Java licensing changes

Oracle Java licensing changes coming January 2019

Oracle Java Development Kit 8 (JDK) licensing will be changing in January 2019. While Oracle JD Edwards has not released an official statement, we were anxious to know the effect this might have on customers. So, we did a little digging. All signs point to business as usual for Oracle's commercial customers. The impact of this licensing change will be felt by customers who do not currently use Oracle support.

Open source and commercial licensing

Oracle has been moving Java to a combination of open source and commercial licensing that replaces the former Binary Code License (BCL). The commercial license is called Oracle JDK. If you are familiar with WebLogic licensing, you will see the similarities. JD Edwards customers use My Oracle Support or Oracle Technology Network (OTN) to obtain Java SE as part of WebLogic. We don't see this process changing. The free open source component—OpenJDK—started with Java 9 and will continue to be used by Linux.

Oracle JDK support

As of November 2018, the JD Edwards EnterpriseOne statement of direction indicates that Oracle JDK 8 will be certified/supported. This is good news for IBM platforms like IBM i or AIX as well since IBM JDK 8 is used for WebSphere/Enterprise servers. But neither Oracle JDK 11 nor OpenJDK have yet been listed. Our assumption is that commercial customers will continue to use the Oracle JDK 8 patches available. Based on the "Oracle Java Se Support Roadmap", we expect JD Edwards EnterpriseOne will certify/support Oracle JDK 11 sometime in the future though since it is considered a Long-Term Support (LTS) release.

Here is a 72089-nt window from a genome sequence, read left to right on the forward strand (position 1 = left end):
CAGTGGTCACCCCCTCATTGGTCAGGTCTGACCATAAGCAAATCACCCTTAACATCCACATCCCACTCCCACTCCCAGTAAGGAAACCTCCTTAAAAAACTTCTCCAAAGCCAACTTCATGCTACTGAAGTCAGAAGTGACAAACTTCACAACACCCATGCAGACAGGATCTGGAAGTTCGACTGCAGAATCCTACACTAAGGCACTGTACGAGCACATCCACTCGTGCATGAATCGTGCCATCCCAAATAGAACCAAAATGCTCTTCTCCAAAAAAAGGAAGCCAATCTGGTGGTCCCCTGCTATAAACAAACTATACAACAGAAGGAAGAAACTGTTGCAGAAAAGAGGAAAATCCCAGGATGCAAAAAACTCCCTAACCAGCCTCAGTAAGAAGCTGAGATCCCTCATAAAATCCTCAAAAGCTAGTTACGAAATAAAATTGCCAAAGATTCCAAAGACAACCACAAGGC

Auto update not included

The most noticeable change will be seen in Java SE 8 desktop support. It will no longer include an auto update feature to new releases like the Java Plugin and Java Web Start. Customers who use EnterpriseOne's Change Assistant tool should take notice since it requires Java Web Start. Oracle will encourage you to use packaging options to deliver Java applications as stand-alone apps with custom runtimes. This means in the future you won’t likely need to download the correct JDK/JRE level for Change Assistant. We will continue to watch for details from Oracle. 

Here are a few good resources to help you prepare:

"Oracle Java Se Support Roadmap"

"Understanding Oracle JDK Releases in Transition"

"Oracle Support Document 1557737.1"

To learn more about the impact on your business and find JD Edwards support, visit